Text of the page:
Feminist artwork explores diversity, intersectionality, positivity

On a regular day, the atrium in the Student Union Building at the University of New Brunswick is filled with students studying and lining up to grab some food. But last week there was a different sight that broke up the cafeteria vibe – a display of feminist art.

The first-ever University Women’s Centre art show took place from March 11 to 13 for International Women’s Day. Alice Armstrong, the vice chair of the Women’s Centre, said it aimed to promote themes of diversity, intersectionality and positivity.

“[The display] was more like empowering women and not just art [by] all white cis-gender women,” said Armstrong.

The UNB Student Union collaborated with the centre to put on the show. It was an eclectic display of paintings, drawings, comics and sculptures. Armstrong said the Women’s Centre put a call out on Facebook to artists all over Fredericton to create art for the exhibit.

Alice Armstrong, the vice chair of the Women’s Centre, stands next to a flip board with people’s answers to the question, “Why is female empowerment important to you?” (Jerry-Faye Flatt/AQ)

Umme Rukhsar, a Women’s Centre volunteer and first-year UNB student, thinks the art in the show portrayed an important message.

“It conveys a meaningful context to the [viewers] and they can understand women are not a product, they are human beings,” she said.

One of the paintings showed stretch marks that blossom into flowers.

“It’s like, feel good in your body, feel confident in your body kind of thing,” said Armstrong.

Another piece was a comic of a woman walking home after dark.

“It’s essentially just the fact that a woman should be able to walk home safely late at night … It’s really cute. She comes home to her cat all safe and sound,” said Armstrong.

Ali Balcom, a fifth-year UNB student, wrote on a sticky note that female empowerment is equal opportunity for everyone. (Jerry-Faye Flatt/AQ)

Another part of the art show was a collaborative project. Two large flip boards were set up with sticky notes and the question, “Why is female empowerment important to you?”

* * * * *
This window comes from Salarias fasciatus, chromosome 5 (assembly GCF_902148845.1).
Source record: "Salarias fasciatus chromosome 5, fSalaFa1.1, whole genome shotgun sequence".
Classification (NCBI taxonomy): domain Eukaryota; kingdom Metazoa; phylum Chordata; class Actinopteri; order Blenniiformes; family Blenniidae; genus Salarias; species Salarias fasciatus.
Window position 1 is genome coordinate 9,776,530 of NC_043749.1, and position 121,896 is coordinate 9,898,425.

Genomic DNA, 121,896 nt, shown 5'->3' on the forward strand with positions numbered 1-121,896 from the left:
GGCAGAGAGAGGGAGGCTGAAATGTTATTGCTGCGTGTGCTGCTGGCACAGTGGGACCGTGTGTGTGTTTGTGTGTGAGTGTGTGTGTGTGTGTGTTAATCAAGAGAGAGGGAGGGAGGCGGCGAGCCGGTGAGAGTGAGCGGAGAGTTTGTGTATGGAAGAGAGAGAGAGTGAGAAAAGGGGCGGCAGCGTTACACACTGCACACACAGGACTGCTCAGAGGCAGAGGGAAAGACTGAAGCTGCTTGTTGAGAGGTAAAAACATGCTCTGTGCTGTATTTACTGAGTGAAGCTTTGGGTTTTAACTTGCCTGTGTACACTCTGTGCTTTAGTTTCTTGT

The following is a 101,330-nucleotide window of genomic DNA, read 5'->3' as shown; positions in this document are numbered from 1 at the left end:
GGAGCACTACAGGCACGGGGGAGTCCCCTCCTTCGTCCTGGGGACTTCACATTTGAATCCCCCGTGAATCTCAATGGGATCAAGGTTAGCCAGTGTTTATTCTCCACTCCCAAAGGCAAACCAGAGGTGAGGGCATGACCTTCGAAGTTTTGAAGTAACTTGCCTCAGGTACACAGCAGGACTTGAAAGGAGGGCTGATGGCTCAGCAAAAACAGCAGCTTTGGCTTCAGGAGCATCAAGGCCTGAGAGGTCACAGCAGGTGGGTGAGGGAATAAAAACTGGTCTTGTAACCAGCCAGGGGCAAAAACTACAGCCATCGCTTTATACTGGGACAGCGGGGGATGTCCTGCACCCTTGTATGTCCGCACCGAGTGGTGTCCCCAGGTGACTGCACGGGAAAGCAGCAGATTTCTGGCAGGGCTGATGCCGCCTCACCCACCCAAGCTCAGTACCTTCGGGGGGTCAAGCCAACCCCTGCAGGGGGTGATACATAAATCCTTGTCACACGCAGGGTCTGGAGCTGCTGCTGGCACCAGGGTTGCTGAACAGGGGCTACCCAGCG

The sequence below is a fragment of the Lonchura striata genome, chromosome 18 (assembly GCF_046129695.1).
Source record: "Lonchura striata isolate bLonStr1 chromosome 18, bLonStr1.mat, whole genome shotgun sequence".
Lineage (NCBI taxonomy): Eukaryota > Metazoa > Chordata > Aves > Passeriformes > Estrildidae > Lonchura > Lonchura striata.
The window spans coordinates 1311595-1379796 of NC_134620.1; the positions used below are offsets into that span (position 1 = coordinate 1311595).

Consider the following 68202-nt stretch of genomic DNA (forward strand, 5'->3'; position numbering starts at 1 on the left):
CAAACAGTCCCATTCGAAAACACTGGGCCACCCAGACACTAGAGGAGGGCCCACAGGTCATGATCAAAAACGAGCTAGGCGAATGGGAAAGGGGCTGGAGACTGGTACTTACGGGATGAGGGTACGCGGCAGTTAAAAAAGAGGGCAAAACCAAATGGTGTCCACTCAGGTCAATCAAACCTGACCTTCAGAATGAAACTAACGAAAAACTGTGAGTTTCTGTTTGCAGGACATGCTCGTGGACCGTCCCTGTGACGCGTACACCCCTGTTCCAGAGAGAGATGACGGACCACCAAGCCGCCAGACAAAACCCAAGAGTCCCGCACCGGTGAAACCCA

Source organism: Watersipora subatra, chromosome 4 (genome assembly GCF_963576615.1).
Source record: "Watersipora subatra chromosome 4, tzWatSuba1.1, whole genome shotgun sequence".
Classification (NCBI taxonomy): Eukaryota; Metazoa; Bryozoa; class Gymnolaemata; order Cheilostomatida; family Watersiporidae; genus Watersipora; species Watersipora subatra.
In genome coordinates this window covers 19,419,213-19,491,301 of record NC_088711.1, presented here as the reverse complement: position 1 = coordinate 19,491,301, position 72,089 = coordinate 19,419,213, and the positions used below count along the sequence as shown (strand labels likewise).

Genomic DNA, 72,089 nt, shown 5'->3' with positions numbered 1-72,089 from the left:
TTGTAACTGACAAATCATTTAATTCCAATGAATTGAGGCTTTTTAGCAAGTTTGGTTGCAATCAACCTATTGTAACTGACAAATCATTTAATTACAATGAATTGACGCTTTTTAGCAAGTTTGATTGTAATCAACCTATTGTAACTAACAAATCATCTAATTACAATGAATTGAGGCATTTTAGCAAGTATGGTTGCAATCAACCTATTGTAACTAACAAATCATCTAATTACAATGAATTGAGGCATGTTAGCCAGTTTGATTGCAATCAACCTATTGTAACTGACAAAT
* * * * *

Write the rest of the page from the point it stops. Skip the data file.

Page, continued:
Students were encouraged to write their own note responding to the question and stick it to the board.

Emma Walker, a volunteer at the Women’s Centre and first-year student at St. Thomas University, thinks female empowerment creates dialogue.

“It kind of gives us a reason to talk about things that aren’t always talked about and it gives us a way to motivate others and to teach others like how important it is,” Walker said.

Ali Balcom, a fifth-year UNB student, was pleased to see this question on her way to Tim Hortons in the SUB.

Umme Rukhsar (left) and Emma Walker (right) are both volunteers at the University Women’s Centre. (Jerry-Faye Flatt/AQ)

“Female empowerment is equal opportunity to everyone,” said Balcom.

Armstrong said even though it’s yet to be determined, the Women’s Centre hopes the art show becomes an annual event. She said they’re hoping to expand it in the future to have more art and more involvement from outside organizations.

For Armstrong, International Women’s Day means breaking stereotypes and using her privilege as a white woman to speak out for others.

“I think it’s about using your privilege to let people of colour speak and say what their issues are and bringing minority issues forward, so that we’re focusing on all women rather than just the privileged ones.”

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